An article from the Huffington Post entitled "Why Generation Y Yuppies Are Unhappy" has been all over Facebook of late, and it has a lot of Generation Y-ers up in arms. As a member of Generation Y myself (a generation defined by the article as being born between the late '70s and mid '90s) I felt compelled to see what the article had to say. To my surprise I largely agreed with its message, but still took issue with it. The problem, in my opinion, wasn't with what the article said about my generation, but what it didn't.
For those who haven't read the article, the gist is that Generation Y-ers are unhappy because they have unrealistic expectations. Having been told their entire lives that they're special, Generation Y grew up with an inflated view of themselves and the belief that they not only deserve a well paying job, but a fulfilling one as well. When they finally got into the workforce and found reality a lot less rosy, they became unhappy. Or, as the author says, "Happiness = Reality - Expectations."
There's more to the article than that, including an explanation of why members of Generation Y think they're special (short answer: their Baby Boomer parents, having found their lives easier than that of their parents, made their kids believe their lives would be easier, too) but hopefully you get the idea.
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Looking back now that I'm in my thirties, I have to admit I fit the profile. When I was a kid, I thought for sure that I would grow up to be a famous pop singer or something equally awesome, and though I adjusted my expectations a bit as time went on, I still expected to have an exciting and rewarding career.
What I found upon graduating from college was that it was difficult to find a good job, and when I did eventually land one in my dream field of music, things weren't smooth sailing. The record business was in crisis, and there were layoffs, cutbacks, and a restructuring of the company into something almost unrecognizable from the one I originally joined.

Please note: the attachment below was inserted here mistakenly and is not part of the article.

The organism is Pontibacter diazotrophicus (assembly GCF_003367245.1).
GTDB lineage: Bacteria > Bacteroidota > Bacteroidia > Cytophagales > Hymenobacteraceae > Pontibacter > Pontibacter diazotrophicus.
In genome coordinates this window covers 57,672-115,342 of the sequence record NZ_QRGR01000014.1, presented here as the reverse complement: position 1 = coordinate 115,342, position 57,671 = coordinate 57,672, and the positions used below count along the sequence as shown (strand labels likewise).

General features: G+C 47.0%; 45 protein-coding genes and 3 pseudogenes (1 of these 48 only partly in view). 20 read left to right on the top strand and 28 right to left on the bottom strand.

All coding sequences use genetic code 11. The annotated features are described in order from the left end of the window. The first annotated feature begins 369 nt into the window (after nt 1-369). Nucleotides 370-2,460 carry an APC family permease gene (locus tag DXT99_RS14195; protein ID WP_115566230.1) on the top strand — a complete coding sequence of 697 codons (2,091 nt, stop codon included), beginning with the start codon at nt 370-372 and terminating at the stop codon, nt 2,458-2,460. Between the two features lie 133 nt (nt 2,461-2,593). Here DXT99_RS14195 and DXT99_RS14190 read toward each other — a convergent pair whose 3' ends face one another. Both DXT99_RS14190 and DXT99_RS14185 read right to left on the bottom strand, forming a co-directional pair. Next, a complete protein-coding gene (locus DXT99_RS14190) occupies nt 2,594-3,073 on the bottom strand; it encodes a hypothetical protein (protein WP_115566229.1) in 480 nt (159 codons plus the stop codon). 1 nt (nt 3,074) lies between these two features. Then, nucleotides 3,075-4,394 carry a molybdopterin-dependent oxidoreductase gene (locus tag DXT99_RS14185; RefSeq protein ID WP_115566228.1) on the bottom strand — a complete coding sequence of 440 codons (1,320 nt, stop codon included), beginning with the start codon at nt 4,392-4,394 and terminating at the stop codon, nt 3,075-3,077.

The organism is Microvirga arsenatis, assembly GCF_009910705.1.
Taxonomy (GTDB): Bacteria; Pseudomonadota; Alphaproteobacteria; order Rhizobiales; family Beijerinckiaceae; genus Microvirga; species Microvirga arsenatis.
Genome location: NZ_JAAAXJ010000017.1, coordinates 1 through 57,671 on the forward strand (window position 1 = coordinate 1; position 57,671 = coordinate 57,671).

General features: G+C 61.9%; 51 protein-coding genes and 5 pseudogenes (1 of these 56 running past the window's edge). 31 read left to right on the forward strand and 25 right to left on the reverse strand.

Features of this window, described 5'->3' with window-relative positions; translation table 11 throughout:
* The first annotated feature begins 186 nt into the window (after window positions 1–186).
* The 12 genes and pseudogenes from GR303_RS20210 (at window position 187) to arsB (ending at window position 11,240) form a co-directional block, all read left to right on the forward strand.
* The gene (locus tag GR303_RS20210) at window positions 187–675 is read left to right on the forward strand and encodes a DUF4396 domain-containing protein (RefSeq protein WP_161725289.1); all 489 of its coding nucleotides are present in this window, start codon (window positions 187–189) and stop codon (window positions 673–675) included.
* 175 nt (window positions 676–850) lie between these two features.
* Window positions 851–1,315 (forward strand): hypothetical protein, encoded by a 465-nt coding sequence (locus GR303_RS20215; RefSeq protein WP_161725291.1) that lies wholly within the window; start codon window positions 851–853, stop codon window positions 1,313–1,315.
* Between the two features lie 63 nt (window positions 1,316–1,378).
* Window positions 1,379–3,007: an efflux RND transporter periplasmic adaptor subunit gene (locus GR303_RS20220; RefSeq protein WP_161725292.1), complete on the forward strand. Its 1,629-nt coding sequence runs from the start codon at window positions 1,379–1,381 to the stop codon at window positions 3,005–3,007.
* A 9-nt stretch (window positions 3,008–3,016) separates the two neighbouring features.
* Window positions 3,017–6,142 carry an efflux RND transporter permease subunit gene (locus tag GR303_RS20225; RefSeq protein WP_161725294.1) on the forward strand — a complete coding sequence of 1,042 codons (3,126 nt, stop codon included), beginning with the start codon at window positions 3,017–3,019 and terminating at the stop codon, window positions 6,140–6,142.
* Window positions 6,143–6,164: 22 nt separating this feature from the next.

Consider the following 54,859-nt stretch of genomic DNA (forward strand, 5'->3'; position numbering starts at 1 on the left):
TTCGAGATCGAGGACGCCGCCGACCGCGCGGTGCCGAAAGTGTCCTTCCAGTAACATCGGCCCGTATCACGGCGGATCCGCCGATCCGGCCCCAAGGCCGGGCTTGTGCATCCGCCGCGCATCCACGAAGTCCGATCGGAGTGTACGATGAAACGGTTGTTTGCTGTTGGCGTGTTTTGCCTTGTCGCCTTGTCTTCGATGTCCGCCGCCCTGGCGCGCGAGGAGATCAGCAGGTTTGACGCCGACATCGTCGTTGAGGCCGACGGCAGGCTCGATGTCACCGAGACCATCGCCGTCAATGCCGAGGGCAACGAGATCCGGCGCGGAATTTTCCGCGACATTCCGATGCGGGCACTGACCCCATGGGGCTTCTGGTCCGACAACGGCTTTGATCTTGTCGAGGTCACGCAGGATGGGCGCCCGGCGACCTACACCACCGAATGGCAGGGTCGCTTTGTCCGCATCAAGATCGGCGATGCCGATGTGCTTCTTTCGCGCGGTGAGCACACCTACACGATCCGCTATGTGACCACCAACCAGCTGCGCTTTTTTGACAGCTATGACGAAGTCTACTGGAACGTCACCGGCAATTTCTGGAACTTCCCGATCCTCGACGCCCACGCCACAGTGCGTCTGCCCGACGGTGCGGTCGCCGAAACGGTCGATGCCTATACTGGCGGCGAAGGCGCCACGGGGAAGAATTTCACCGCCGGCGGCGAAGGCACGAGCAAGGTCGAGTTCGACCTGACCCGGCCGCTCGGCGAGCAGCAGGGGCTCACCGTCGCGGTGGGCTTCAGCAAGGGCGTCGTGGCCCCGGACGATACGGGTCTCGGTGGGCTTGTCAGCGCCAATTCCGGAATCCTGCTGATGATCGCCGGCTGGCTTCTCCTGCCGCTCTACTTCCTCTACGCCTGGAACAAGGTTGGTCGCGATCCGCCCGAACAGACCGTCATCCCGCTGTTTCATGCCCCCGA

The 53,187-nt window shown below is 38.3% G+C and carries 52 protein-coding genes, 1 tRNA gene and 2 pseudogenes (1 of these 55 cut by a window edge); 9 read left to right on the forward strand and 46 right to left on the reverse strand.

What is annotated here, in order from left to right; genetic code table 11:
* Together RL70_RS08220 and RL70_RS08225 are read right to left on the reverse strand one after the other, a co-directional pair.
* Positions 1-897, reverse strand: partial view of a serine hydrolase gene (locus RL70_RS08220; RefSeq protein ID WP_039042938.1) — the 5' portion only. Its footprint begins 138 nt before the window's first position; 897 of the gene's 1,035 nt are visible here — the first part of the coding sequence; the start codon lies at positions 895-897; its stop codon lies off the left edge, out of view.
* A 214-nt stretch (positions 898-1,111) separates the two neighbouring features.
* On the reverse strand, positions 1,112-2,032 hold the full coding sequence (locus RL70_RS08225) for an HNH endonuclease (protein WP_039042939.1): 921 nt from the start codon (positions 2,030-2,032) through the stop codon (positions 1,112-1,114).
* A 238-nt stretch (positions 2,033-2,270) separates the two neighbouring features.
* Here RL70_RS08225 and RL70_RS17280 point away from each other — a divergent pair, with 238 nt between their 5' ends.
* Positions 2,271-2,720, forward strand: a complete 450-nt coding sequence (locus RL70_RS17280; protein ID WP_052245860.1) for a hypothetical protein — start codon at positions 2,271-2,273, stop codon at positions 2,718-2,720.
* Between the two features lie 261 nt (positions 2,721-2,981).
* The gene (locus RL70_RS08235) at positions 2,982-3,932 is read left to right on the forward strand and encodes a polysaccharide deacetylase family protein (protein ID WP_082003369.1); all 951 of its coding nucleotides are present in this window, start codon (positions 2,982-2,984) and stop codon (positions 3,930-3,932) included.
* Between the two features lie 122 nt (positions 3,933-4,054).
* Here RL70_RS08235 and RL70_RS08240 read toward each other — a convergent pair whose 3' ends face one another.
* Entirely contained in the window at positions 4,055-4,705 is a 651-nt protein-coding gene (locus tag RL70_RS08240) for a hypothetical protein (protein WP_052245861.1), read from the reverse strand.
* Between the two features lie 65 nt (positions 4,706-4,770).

Since then, I've worked in a couple other fields, and done well in both, but my life hasn't been the easy ride I imagined it would be. I worry, for example, about not being able to put enough money aside for the future (college tuitions, retirement, etc), and have grey stress hairs in what should be my totally awesome pop star hair. Would I be happier if I'd started out with more realistic expectations for life? Probably.
Here's where the article loses me, though. The author - likely a Baby Boomer still attached to the idea that things are destined to improve from generation to generation - sums things up by saying that Generation Y "can become special by working really hard for a long time" in this "world which is bubbling with opportunity." In other words, if Generation Y-ers are unhappy with their lot in life it's because they're lazy and just need to learn how to do some good ol' fashioned hard work.
The reality, though, is that the troubles of Generation Y aren't so simple. Laziness is an easy explanation, but inaccurate. I, and the majority of my peers, are incredibly hard workers. Unfortunately, hard work isn't rewarded as it was in our parents' generation. Baby boomers could join a company back then and know that if they worked hard they'd have a steady job until the day they retired. That isn't so today.
Mine is a generation that started their professional lives during an economic downturn (as opposed to the bustling '70s/'80s/'90s), that must expect to switch careers at least two or three times, that is saddled with re-paying student loans vastly larger than any previous generation (for a degree with less value than ever before), that can't depend on social security to be there for us when we reach retirement age (at a time when less and less jobs offer pensions), that will have to deal with the national debt run up by previous generations, and many, many more problems.
It may be comforting for older generations to think Generation Y members are unhappy simply because we're not willing to work hard enough, but that's not fair to us. The reality is that we have a lot of very valid reasons to be less than totally happy, and while blaming our lot on our "specialness" makes for a good article, it hardly tells the whole story.
-By Heather Spohr
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